Alcatraz Chapter Eighteen
The ending of a book is both the best and the worst part to read.
This is very true. I loathe and love endings. I remember still that some of the most sweet experiences in reading happened when I was in high school, and was nearing the end of one of my favorite books. Then, I would be done, and realize it would be another whole year before the next book came out. That infuriated me.
It kind of puts me in a tough place as a writer. I'm now putting people through this same sort of thing. I guess that's why I figure I'm darned if I do, and darned if I don't, so I might as well make people as annoyed with this book as possible.
This is what I was always meant to be.
I wanted to have a moment in this book where Alcatraz decided, truly, that he wanted to accept all of these strange things that were happening to him. I wanted to give him a moment like I had when I discovered fantasy novels and figured out what I wanted to do with my life.
This scene with him staring at the Lenses is his moment. Not everyone has one—a lot of people just stumble into what they do for their lives, or they do lots of things. However, I feel very thankful that I had such a moment to direct me in life.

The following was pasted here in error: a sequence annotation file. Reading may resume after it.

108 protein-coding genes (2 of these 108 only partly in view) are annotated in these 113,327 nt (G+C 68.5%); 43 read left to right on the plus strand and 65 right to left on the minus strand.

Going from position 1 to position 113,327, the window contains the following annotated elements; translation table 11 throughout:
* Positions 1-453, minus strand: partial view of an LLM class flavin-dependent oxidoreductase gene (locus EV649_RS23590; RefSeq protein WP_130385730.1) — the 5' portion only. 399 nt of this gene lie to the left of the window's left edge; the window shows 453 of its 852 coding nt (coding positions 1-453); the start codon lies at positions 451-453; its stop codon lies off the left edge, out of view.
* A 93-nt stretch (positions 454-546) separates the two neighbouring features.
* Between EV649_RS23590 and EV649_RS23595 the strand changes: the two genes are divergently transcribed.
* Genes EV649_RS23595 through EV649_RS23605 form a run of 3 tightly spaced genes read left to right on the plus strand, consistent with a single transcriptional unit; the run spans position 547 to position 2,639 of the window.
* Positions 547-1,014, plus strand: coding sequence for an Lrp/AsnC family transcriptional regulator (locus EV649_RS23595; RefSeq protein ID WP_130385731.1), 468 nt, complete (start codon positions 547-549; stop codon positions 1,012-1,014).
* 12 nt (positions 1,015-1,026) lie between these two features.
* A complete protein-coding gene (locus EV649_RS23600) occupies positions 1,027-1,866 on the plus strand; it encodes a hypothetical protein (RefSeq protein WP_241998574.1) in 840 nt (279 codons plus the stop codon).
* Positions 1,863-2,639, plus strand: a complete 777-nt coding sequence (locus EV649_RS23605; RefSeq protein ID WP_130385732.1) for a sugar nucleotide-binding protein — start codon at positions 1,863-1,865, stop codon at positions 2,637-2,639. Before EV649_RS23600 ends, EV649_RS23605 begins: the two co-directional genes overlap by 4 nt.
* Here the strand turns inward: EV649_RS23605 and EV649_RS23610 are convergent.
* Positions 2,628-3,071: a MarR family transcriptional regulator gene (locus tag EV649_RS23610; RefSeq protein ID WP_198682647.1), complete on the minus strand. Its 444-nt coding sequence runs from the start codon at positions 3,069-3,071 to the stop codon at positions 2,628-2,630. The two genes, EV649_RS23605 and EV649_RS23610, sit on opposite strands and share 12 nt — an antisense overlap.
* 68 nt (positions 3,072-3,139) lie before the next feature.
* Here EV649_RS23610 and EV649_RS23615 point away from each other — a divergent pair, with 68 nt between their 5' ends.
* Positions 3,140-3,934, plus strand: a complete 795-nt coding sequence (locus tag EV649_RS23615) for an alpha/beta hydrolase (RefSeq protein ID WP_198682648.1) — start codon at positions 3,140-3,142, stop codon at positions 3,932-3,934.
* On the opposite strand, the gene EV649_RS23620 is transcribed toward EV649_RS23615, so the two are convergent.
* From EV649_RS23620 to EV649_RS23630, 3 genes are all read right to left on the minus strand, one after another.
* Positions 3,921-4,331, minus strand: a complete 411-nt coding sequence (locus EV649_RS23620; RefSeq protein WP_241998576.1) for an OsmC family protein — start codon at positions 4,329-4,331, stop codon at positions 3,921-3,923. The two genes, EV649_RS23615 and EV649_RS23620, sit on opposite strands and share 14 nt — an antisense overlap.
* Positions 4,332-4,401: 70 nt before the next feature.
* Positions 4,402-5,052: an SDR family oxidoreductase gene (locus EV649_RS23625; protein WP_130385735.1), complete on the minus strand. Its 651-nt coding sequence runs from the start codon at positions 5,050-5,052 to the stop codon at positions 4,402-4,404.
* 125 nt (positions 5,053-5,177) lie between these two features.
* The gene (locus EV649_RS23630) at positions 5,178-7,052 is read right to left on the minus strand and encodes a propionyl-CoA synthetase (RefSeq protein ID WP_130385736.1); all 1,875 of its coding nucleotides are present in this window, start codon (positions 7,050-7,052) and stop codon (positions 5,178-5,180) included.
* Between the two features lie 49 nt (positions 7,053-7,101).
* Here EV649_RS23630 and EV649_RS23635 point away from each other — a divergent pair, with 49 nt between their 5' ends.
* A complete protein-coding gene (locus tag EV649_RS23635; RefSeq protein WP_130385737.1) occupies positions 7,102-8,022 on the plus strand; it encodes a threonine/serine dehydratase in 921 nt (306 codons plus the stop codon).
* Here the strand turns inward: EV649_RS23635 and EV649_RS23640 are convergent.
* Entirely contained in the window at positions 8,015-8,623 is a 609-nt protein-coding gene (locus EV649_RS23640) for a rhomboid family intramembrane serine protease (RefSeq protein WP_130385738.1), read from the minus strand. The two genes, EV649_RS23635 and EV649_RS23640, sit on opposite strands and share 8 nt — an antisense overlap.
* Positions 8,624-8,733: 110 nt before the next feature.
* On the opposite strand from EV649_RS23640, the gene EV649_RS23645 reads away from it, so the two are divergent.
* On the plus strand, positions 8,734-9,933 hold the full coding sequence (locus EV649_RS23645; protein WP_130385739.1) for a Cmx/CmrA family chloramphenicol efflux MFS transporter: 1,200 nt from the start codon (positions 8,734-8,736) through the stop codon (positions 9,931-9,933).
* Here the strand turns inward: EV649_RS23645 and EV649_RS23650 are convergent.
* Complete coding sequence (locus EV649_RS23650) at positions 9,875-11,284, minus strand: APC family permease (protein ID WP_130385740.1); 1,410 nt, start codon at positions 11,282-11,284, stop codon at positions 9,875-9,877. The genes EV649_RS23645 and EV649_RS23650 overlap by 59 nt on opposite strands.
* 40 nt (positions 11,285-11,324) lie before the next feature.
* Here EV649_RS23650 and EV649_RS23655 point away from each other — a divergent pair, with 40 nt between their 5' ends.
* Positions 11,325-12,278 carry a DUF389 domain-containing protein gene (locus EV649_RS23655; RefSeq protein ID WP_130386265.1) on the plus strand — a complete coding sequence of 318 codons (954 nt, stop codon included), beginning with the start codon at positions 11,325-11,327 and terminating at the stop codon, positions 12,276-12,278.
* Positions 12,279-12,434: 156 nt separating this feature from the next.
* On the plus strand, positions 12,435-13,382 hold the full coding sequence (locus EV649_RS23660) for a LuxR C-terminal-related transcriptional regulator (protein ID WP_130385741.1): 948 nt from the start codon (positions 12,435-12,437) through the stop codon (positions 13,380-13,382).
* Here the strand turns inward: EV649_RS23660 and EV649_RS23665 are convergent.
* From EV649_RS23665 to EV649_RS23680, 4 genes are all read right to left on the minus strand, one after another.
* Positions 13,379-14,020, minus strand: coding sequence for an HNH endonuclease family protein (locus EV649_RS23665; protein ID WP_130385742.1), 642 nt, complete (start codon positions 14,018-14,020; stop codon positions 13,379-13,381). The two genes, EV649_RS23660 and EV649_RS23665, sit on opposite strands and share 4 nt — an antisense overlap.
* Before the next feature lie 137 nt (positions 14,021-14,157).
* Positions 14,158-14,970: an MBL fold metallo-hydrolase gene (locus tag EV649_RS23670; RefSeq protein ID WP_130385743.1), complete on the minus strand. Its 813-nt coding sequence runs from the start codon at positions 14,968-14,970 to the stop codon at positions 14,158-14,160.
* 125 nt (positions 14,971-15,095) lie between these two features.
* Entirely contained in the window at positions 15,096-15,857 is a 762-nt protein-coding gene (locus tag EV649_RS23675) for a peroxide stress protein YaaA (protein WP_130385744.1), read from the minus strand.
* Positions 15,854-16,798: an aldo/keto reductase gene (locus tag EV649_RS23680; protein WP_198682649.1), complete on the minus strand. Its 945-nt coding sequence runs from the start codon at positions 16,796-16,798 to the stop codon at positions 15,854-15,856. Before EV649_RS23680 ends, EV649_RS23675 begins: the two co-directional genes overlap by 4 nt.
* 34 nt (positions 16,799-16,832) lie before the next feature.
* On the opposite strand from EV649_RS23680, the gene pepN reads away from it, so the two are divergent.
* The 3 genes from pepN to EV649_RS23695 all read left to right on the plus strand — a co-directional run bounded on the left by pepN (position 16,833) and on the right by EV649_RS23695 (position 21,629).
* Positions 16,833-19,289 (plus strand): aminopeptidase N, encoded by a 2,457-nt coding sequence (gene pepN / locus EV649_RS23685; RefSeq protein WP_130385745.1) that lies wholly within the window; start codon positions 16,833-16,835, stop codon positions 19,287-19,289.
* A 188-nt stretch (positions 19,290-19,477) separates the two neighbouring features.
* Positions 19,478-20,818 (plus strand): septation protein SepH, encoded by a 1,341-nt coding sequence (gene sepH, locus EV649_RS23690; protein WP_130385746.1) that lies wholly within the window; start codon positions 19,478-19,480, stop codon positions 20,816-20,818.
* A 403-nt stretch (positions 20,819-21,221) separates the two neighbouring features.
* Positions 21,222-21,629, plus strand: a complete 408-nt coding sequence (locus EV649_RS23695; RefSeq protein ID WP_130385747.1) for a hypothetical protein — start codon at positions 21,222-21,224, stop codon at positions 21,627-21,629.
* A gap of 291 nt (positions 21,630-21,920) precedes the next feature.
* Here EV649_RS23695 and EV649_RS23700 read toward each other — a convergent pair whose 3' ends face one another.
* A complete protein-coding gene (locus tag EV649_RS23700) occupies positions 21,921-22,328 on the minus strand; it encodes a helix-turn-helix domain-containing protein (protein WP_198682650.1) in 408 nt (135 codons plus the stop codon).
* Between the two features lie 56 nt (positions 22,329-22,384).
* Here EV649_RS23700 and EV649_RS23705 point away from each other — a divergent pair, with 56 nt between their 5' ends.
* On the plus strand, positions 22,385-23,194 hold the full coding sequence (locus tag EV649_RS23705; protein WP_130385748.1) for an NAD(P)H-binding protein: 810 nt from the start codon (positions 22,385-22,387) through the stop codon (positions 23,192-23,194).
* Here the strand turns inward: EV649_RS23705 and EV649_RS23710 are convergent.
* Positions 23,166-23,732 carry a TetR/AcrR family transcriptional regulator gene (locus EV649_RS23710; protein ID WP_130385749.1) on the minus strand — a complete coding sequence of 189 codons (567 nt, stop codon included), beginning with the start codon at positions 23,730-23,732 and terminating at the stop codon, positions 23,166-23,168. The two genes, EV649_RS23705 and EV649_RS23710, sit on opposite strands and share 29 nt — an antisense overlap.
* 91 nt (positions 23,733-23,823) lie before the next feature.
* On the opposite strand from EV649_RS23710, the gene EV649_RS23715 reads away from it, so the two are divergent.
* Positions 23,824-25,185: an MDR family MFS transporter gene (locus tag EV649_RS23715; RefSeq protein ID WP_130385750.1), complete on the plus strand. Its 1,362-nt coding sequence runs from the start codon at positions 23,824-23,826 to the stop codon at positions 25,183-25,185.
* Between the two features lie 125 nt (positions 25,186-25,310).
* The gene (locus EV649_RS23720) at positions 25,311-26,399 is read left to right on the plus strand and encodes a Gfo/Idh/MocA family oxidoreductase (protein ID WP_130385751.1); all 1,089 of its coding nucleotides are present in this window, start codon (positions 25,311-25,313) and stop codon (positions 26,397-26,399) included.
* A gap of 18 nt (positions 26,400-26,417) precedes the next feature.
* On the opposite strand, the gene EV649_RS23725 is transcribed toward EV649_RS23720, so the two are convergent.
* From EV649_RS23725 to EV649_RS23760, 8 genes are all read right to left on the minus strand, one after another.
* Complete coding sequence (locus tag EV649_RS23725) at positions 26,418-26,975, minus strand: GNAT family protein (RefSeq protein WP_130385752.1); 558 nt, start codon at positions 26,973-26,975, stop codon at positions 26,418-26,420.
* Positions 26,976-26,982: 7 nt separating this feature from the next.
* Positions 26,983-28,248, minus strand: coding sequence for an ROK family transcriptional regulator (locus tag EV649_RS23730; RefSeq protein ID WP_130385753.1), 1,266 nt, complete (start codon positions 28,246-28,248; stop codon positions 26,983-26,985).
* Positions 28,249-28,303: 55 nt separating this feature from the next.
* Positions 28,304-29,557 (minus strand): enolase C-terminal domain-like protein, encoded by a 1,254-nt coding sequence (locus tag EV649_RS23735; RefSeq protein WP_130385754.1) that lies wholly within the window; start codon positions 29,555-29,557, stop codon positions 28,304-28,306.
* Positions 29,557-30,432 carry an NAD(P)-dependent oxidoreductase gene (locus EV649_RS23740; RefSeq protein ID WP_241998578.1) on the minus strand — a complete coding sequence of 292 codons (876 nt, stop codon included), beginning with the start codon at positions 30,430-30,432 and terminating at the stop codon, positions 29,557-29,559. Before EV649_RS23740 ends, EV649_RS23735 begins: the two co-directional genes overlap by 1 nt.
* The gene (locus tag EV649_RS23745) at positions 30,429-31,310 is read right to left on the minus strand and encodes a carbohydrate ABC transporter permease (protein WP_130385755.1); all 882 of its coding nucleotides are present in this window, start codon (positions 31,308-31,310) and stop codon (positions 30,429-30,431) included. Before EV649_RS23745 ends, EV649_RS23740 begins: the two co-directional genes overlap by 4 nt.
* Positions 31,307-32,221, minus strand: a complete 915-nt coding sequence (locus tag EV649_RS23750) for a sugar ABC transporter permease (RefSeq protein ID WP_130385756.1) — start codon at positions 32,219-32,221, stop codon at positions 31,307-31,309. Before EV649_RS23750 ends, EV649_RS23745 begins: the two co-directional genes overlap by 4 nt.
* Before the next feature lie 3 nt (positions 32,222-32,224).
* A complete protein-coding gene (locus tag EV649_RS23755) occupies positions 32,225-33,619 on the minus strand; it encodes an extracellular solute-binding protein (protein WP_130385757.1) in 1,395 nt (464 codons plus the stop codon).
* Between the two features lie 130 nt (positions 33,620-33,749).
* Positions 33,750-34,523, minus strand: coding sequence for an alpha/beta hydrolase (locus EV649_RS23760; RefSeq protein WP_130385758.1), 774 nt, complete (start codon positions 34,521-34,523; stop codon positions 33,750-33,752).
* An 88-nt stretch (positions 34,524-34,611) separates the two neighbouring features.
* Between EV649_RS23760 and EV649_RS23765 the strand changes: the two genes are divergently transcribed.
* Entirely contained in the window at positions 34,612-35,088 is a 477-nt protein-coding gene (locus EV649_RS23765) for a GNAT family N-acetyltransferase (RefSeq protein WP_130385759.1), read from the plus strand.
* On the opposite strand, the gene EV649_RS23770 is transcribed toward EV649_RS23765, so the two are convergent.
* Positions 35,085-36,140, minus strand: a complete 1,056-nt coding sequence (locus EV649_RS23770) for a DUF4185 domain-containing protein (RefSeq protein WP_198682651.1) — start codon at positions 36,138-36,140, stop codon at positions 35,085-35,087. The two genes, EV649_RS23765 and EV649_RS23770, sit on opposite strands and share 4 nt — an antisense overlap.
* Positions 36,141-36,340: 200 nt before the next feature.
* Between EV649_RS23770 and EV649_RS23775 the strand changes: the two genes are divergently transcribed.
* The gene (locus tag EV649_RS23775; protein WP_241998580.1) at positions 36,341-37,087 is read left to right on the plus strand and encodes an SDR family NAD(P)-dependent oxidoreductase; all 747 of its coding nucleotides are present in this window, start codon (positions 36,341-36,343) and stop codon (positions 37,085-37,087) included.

Alcatraz has now decided. He's going to put up with all of this craziness. He's going to accept it. Others aren't accountable for him—he's made the decision, and this isn't against his will. He's now a participant in the silliness of these novels by choice.
It's always fun when you can have two wizards battle it out. I was never pleased with the scene of Gandalf and Saruman fighting in the Lord of the Rings movies. It just didn't feel like a wizard battle to me.
The trick is, I've never seen that sort of thing depicted well in a movie. I don't know why, but the special effects never work. It comes off looking dumb. (The same thing happened in Willow.)
I want it to be tense, to have power flowing—but the real effort has to be internal. Having wizards being pushed against walls and things just seems undignified. I would rather it be a battle of wills than a battle of walls.
Fire over the inheritance!
You'll notice I was sure to foreshadow that the Firebringer's Lens had a definite front and back. (In the scene where it was on the floor, shooting into the air.) That way, it could be made to shoot the wrong direction.
I always hate it when heroes win by accident. It seems a common theme in children's books, for some reason. I love the Harry Potter books, but it seems that Harry succeeds a little too often by luck or accident, not because he's clever or determined or anything else.PreviousNext